The Case For Investing In Hardware Companies

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Billionaire Tan Min-Liang, CEO and cofounder of Razer, speaks to Charles Li, CEO of Hong Kong Exchanges & Clearing Ltd. (HKEX), wearing a set of the Razer’s headphones during its IPO on Monday, Nov. 13, 2017. Photographer: David Paul Morris/Bloomberg

If you’re playing computer games, chances are you heard of Razer. The hardware company went public last week in Hong Kong.

It was the latest of the "first wave" of hardware startups — which started over 10 years ago — to IPO. Jawbone didn’t have this fortune and went out of business earlier this year. DJI, the Shenzhen-based drone champion, remains private and is apparently doing well.

Hardware by the numbers

The market capitalization of Razer stands currently at $4.9 billion. Fitbit trades at $1.5 billion and GoPro at $1.2 billion. Remarkably, all three companies are recording losses but Razer is enjoying a vastly superior valuation — over 12x its revenue, versus 1x or less for both the others. In 2016, Razer recorded $392 million in sales and a $60 million loss; Fitbit numbers were $2.2 billion with a $103 million loss, while GoPro was at $1.2 billion and a $373 million loss.

Why is Razer’s stock doing so well then? There is no definite answer, but here are some possible reasons.

The new wave of hardware

Most hardware-only products face the risk of commoditization — the extreme version of which I called "Xiaomization" after the Chinese giant’s low-cost, high-quality, fast-follower strategy. Even Apple wouldn’t stand a chance competing with Android devices in the long term if it didn’t launch a significantly-innovative new product every year.

But today, it seems that the future increasingly lies in products that go beyond hardware.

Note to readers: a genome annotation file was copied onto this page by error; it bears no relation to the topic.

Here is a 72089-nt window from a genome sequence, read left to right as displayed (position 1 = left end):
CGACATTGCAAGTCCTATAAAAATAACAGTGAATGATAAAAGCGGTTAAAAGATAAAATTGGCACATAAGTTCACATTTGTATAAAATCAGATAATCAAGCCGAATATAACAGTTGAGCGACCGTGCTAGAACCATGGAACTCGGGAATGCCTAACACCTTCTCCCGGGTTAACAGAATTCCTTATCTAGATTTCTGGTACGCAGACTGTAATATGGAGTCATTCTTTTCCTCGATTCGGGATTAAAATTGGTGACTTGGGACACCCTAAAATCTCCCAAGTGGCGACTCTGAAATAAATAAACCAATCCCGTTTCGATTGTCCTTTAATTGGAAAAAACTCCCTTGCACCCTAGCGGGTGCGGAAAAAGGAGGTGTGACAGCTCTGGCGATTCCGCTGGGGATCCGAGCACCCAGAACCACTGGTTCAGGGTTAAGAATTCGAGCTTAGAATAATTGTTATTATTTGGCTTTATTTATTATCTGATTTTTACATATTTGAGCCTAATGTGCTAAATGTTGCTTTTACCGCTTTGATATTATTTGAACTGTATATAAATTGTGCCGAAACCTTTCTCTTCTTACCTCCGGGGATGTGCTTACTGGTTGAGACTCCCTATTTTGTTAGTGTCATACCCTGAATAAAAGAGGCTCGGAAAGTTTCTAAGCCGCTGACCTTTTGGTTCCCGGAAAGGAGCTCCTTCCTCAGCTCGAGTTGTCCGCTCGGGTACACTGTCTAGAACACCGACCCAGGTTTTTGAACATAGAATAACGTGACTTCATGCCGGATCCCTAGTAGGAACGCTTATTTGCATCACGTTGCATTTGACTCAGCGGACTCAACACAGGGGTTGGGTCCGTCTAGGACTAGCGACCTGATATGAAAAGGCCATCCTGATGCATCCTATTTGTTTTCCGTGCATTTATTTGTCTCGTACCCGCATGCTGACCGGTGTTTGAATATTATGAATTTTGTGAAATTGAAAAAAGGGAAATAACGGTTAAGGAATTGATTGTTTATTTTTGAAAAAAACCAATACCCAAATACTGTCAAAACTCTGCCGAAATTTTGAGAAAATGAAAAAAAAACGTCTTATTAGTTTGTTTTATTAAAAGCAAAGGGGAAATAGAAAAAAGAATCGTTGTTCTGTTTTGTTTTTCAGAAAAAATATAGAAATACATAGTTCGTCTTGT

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Billionaire Tan Min-Liang, CEO and cofounder of Razer, speaks to Charles Li, CEO of Hong Kong Exchanges & Clearing Ltd. (HKEX), wearing a set of the Razer’s headphones during its IPO on Monday, Nov. 13, 2017. Photographer: David Paul Morris/Bloomberg

If you’re playing computer games, chances are you heard of Razer. The hardware company went public last week in Hong Kong.

It was the latest of the “first wave” of hardware startups — which started over 10 years ago — to IPO. Jawbone didn’t have this fortune and went out of business earlier this year. DJI, the Shenzhen-based drone champion, remains private and is apparently doing well.

Hardware by the numbers

The market capitalization of Razer stands currently at $4.9 billion. Fitbit trades at $1.5 billion and GoPro at $1.2 billion. Remarkably, all three companies are recording losses but Razer is enjoying a vastly superior valuation — over 12x its revenue, versus 1x or less for both the others. In 2016, Razer recorded $392 million in sales and a $60 million loss; Fitbit numbers were $2.2 billion with a $103 million loss, while GoPro was at $1.2 billion and a $373 million loss.

Why is Razer’s stock doing so well then? There is no definite answer, but here are some possible reasons.

The new wave of hardware

Most hardware-only products face the risk of commoditization — the extreme version of which I called “Xiaomization” after the Chinese giant’s low-cost, high-quality, fast-follower strategy. Even Apple wouldn’t stand a chance competing with Android devices in the long term if it didn’t launch a significantly-innovative new product every year.

But today, it seems that the future increasingly lies in products that go beyond hardware.



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